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Francesco Borchi, Monica Carfagni, Matteo Nunziati

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Presentation on theme: "Francesco Borchi, Monica Carfagni, Matteo Nunziati"— Presentation transcript:

1 Francesco Borchi, Monica Carfagni, Matteo Nunziati
On TFSR (semi)automatic systems supportability: novel instruments for analysis and compensation Francesco Borchi, Monica Carfagni, Matteo Nunziati

2 Outline Main goal TFSR Systems LogR estimation
Common test procedures for TFSR systems System behaviour classification Supportability evaluation tools Score compensation tools Quality assessment logics Conclusion

3 Main goal Our goal is to propose a general purpose set of tools for system compensation and quality assessment Specific goals: to build a generic framework for system analysis to develop a novel generic tool for system compensation to assess system quality level on the basis of the amount of compensation required by the system itself

4 TFSR Systems TFSR system Voice sample 1 LogR Voice sample 2
We define a TFSR system as a black box which receives two or more recordings as inputs and produces one or more scores (LogR) as outputs

5 LogR = log10[P(E | H0) / P( E | H1)]
LogR estimation 1/2 LogR = log10[P(E | H0) / P( E | H1)] Log-likelihood ratio defines the most supportable hypotesis Hypotesis 0: the two samples belong to the same speaker Hypotesis 1: the two samples belong to different speakers If LogR>0 support goes to the H0 hypotesis If LogR<0 support goes to the H1 hypotesis If LogR=0 no support is provided

6 Experimentation is the best way to assess system behaviour
LogR estimation 2/2 The real LogR value is unknown. We can estimate it using some approximations. Our systems are error-prone. The system goodness depends on a number of factors: The way we have used to retrieve voice samples The kind of parameters employed in the recognition The algorithms used for parameter extraction The mathematic model used to estimate LogR Experimentation is the best way to assess system behaviour

7 Common test procedures for TFSR systems 1/2
The system is tested against a set of recordings having known origin: Speaker1 2 or more recordings SpeakerN

8 Common test procedures for TFSR systems 2/2
Recordings are mixed up and grouped in pairs: Same speaker pairs (SS) Different speaker pairs (DS) SS: test system behaviour when H0 is true. Is LogR>0? DS: test system behaviour when H1 is true. Is LogR<0?

9 System behaviour classification 1/3
Tippett Plot: a common method to show system behaviour False negatives % SS % DS H1 H0 False positives

10 System behaviour classification 2/3
Only false scores Provide a solution to eliminate “false score only” areas (red boxes) Wrong support

11 System behaviour classification 3/3
isoperforming Provide a solution to reduce the amount of false scores ipoperforming

12 Supportability evaluation tools 1/3
A quantitative evaluation of false scores has been proposed by P. Rose et Al. (2003): LRtest=P(LogR>0 | H0) / P(LogR>0 | H1) Percentage of true positives Percentage of false positives Interpretable via Evett Table No information is provided about false negatives No information about the distribution of false scores Do they affect a narrow range of scores? Do they widely perturb the system response?

13 Supportability evaluation tools 2/3
We propose to generalize the LRtest index using a new tool: the “Supportability of System” function (SoS): We know how much we can rely on our system, time by time! SoS(x) = P(LogR>x | H0) / P(LogR>x | H1) if x>0 SoS(x) = [1- P(LogR>x | H1)] / [1-P(LogR>x | H0)] if x<0 Interpretable via Evett Table Defined for both false positives and negatives Univocally detects the amount of false scores for each LogR Provides the accuracy of each score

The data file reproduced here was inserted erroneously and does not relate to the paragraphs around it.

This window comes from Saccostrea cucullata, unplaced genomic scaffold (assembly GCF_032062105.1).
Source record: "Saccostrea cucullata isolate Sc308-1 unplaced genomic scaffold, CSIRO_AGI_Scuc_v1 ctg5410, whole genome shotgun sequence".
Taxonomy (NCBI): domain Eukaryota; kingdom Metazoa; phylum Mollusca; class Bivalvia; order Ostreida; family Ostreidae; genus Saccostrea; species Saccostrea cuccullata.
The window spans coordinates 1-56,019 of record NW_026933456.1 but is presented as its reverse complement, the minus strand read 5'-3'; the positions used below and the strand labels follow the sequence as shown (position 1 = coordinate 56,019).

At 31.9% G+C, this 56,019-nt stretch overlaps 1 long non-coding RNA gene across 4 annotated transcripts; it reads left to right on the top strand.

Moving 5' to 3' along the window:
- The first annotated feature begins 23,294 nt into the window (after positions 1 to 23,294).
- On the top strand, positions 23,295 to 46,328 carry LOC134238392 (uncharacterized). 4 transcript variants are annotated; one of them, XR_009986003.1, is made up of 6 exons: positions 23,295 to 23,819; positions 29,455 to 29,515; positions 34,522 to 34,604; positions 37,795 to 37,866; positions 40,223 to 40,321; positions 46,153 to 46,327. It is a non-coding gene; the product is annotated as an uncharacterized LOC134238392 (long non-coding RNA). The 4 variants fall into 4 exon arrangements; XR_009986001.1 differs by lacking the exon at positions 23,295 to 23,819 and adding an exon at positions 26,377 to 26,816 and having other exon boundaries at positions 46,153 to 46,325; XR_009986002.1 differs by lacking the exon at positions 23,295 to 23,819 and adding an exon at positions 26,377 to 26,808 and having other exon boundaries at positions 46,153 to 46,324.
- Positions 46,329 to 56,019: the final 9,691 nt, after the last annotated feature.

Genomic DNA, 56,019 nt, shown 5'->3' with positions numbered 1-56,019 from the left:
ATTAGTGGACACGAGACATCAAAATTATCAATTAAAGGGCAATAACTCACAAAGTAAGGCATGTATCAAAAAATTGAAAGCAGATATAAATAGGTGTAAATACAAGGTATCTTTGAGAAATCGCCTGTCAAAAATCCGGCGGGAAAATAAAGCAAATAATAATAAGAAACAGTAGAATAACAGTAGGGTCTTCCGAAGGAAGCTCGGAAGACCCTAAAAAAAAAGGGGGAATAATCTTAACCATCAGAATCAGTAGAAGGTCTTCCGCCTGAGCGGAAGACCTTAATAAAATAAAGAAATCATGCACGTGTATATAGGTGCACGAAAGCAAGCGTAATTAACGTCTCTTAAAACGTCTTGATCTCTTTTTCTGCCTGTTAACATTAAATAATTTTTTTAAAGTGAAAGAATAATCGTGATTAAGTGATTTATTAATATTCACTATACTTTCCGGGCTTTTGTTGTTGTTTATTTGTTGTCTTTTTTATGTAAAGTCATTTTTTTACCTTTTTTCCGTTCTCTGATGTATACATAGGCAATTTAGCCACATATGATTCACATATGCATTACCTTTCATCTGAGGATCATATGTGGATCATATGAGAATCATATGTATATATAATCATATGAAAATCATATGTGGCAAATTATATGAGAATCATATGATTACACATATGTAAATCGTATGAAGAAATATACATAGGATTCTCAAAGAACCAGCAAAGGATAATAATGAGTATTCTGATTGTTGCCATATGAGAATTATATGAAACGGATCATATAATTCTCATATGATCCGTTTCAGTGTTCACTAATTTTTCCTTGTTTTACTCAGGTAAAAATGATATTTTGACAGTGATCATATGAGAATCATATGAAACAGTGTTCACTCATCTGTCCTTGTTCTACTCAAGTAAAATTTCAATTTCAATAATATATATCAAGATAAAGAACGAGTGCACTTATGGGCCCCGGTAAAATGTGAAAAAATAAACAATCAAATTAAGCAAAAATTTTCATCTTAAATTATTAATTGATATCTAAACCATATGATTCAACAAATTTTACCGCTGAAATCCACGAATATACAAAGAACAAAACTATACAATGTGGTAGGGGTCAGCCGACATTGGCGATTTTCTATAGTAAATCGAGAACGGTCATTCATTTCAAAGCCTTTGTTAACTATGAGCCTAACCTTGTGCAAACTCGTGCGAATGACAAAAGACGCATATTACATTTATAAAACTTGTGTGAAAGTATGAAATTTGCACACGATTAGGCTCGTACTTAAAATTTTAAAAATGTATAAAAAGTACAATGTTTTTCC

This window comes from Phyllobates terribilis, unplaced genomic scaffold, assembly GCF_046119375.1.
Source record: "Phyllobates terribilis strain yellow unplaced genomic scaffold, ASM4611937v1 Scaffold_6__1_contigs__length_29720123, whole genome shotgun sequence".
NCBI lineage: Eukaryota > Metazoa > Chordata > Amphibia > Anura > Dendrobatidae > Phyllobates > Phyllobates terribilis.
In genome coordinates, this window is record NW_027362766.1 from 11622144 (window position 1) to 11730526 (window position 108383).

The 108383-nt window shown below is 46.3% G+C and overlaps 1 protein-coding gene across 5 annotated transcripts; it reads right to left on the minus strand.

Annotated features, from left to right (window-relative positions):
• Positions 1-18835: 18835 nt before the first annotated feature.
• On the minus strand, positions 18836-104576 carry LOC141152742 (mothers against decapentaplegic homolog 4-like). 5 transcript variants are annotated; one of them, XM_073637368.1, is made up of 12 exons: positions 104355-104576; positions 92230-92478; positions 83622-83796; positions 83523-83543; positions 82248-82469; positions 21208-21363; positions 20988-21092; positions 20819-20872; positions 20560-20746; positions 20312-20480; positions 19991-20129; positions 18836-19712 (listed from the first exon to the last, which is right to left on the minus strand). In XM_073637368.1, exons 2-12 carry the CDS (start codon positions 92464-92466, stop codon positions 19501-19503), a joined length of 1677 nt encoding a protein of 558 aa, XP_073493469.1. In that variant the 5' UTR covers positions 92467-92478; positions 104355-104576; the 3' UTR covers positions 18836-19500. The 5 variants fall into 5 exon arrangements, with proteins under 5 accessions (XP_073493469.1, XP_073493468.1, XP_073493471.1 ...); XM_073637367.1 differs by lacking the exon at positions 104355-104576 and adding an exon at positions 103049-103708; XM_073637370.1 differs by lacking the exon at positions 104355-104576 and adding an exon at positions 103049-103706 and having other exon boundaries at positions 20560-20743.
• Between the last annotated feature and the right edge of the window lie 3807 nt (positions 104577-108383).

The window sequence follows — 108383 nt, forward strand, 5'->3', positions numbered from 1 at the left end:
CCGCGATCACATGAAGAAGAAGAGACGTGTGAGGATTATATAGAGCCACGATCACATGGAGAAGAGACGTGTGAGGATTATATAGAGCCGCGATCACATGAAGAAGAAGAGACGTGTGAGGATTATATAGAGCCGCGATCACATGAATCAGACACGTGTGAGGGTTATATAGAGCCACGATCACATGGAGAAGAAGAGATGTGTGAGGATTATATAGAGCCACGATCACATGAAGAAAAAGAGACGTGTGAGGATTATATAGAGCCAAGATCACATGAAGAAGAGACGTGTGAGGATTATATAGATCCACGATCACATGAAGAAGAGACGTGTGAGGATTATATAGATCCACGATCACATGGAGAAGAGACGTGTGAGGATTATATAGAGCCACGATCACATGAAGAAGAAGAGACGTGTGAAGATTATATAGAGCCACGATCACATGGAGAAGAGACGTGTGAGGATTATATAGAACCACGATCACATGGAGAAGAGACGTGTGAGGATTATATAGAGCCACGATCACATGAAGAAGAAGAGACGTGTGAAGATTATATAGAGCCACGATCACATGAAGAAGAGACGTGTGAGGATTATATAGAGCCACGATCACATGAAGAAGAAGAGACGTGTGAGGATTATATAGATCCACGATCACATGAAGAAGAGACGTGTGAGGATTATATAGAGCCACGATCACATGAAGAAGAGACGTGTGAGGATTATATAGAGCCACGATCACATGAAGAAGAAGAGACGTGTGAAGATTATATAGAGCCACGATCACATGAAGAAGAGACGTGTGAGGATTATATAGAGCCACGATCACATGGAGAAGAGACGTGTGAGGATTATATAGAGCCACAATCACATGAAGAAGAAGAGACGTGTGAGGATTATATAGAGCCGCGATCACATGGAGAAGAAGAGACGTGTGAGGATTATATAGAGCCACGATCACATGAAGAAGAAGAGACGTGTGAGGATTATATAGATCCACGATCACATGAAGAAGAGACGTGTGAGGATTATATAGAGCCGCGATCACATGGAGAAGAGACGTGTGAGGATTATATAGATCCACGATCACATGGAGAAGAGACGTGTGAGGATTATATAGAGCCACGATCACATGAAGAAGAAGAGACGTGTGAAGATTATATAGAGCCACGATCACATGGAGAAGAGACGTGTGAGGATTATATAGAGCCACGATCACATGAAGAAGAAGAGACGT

14 Supportability evaluation tools 3/3
LogR = -13 20% false SoS=90/20=4.5 90% true

15 Score compensation tools 1/3
original X DX Preliminary operation: Eliminate “false score only” areas encreasing or reducing all scores translated

16 Score compensation tools 2/3
New LogR = LogR*tanh( Log10(SoS) ) LogR=4 LogR=3 LogR=2 LogR=1

17 Score compensation tools 3/3
Compress all scores by a value defined by the SoS function Reduced amount of false scores original compressed Decreased values for true scores Reduce the amount of false scores at the cost of a lower discriminative power

18 Quality assessment logics 1/3
Score compensation reduces system’s discriminative power Score compensation is required to prevent unbalanced responses Compensation increases for decreasing values of SoS Compensation is intrinsic to the system A good system must have a strong SoS for each LogR value

19 Quality assessment logics 2/3
DMTI procedure Step 1: test the system against a dataset (LogR) Step 2: calculate supportability (SoS) Step 3: calculate compensated scores (New LogR) Step 4: calculate the percentage P of new LogR which has a “strong” SoS score (fixed by our standards) Step 5: evaluate the Degree of Supportability (DoS): DoS = atanh (2P-1)

20 Quality assessment logics 3/3
Regardless of the specific procedure, our DoS score is equivalent to a LogR score!

21 Conclusion A general purpose tool has been developed to score system supportability An additional mathematic tool has been developed to compensate unbalanced systems The tools are system independent and theoretically motivated rather than empirically built The tools are useful to reduce both false positives and false negatives False score reduction produces a decrement in discriminative power Such decrement is intrinsic to the system response and is univocally usable for system quality assessment The proposed procedure for system quality assessment (degree of supportability) uses the well known Evett scale to score the system supportability

22 Thank You for your attention… Questions?

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